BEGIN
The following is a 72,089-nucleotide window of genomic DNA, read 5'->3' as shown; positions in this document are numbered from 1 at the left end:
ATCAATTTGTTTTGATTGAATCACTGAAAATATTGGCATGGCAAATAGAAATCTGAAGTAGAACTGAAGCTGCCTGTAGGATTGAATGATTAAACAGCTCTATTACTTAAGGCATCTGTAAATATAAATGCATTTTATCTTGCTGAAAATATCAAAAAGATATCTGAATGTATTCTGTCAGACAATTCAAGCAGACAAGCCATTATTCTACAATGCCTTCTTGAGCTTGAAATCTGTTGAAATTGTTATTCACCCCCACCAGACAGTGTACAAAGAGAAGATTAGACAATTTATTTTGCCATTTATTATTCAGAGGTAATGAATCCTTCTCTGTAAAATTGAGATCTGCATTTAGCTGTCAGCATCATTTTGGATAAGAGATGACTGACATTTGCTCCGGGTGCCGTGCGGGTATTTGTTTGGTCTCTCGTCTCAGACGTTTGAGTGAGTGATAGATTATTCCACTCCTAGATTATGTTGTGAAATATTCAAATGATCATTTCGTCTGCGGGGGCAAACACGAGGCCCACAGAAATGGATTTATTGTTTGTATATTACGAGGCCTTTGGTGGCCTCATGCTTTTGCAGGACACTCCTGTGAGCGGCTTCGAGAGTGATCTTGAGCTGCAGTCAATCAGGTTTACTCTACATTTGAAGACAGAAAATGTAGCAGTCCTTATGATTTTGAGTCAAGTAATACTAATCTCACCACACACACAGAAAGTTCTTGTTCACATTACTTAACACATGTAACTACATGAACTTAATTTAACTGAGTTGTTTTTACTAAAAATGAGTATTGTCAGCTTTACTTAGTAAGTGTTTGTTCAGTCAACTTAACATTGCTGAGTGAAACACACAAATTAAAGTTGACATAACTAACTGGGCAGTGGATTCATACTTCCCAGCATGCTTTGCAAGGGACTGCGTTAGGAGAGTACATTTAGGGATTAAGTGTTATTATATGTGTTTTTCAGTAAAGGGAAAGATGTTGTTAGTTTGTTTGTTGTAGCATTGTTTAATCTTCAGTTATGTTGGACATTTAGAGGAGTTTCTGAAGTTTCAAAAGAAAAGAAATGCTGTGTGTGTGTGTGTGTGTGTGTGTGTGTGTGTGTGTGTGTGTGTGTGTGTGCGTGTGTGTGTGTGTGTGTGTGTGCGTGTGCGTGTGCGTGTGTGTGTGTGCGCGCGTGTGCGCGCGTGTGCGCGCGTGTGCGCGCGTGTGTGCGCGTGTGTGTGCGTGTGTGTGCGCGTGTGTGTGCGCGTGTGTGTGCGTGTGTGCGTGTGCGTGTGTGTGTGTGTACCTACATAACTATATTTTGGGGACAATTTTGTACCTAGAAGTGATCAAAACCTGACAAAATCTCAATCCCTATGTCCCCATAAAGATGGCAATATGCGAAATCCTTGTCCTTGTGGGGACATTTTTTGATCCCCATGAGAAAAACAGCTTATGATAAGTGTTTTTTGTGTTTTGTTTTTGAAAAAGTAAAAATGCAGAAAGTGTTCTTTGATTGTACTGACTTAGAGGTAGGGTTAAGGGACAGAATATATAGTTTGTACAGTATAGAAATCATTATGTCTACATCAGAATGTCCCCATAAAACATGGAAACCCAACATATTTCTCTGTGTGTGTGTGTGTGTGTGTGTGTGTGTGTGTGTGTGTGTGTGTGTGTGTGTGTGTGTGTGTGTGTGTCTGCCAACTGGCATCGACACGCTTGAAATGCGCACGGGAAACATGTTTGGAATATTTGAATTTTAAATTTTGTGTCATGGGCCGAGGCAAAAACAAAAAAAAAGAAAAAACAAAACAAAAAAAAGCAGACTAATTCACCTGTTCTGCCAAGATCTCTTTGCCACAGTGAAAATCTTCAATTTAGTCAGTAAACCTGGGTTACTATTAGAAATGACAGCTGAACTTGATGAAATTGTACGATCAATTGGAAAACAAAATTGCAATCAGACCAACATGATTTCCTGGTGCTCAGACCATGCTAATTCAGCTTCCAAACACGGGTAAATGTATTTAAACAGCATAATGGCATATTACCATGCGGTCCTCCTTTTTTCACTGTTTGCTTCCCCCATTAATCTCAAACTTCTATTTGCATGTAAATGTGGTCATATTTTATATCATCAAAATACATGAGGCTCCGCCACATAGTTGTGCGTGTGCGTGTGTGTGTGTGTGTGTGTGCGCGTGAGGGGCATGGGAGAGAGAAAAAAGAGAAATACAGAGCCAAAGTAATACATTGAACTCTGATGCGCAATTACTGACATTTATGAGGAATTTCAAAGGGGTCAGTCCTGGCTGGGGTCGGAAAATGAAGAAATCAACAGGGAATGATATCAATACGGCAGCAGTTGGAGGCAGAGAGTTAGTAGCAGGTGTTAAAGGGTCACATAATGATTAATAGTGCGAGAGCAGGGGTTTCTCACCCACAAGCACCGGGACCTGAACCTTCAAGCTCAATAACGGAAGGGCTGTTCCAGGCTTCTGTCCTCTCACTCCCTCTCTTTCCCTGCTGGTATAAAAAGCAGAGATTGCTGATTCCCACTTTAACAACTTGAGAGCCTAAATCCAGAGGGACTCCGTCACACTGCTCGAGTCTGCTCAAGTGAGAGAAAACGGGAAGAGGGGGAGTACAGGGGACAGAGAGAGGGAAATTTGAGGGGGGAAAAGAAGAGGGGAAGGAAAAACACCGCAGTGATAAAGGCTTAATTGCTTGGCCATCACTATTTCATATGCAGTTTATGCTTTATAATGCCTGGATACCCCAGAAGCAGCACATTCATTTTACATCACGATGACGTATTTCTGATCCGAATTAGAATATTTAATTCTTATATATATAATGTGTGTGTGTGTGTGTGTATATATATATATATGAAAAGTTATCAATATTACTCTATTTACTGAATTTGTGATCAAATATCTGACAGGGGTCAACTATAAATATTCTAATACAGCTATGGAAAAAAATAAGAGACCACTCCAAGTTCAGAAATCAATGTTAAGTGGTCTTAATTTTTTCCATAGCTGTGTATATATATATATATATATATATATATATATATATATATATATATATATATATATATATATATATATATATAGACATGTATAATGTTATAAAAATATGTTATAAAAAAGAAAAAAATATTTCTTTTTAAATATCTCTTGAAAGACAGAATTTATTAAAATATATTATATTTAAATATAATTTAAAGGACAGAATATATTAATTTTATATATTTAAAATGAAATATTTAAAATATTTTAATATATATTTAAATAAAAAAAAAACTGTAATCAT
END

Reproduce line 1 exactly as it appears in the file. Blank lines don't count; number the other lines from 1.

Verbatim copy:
The following is a 72,089-nucleotide window of genomic DNA, read 5'->3' as shown; positions in this document are numbered from 1 at the left end: